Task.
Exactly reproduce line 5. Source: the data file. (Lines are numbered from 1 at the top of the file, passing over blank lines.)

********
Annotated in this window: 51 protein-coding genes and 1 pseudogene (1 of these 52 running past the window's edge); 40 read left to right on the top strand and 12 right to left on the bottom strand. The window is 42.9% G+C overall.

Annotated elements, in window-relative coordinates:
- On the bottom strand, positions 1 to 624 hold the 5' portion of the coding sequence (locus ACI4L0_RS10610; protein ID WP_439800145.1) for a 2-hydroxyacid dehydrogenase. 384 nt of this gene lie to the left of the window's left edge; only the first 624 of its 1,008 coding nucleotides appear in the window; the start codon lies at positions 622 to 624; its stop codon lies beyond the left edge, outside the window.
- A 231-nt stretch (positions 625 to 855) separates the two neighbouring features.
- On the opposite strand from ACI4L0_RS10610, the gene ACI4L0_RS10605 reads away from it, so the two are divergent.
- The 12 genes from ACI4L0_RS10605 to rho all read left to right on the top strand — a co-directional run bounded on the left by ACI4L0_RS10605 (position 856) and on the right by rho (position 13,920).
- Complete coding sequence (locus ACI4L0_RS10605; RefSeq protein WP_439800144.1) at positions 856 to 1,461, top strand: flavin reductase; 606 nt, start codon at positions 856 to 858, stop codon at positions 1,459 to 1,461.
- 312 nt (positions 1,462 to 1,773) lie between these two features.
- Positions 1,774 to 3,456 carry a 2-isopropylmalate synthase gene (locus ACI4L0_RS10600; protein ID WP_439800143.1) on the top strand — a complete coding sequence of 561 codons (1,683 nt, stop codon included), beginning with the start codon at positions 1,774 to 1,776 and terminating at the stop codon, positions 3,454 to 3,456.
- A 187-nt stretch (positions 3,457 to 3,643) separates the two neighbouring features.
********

- On the opposite strand from ACI4L0_RS10610, the gene ACI4L0_RS10605 reads away from it, so the two are divergent.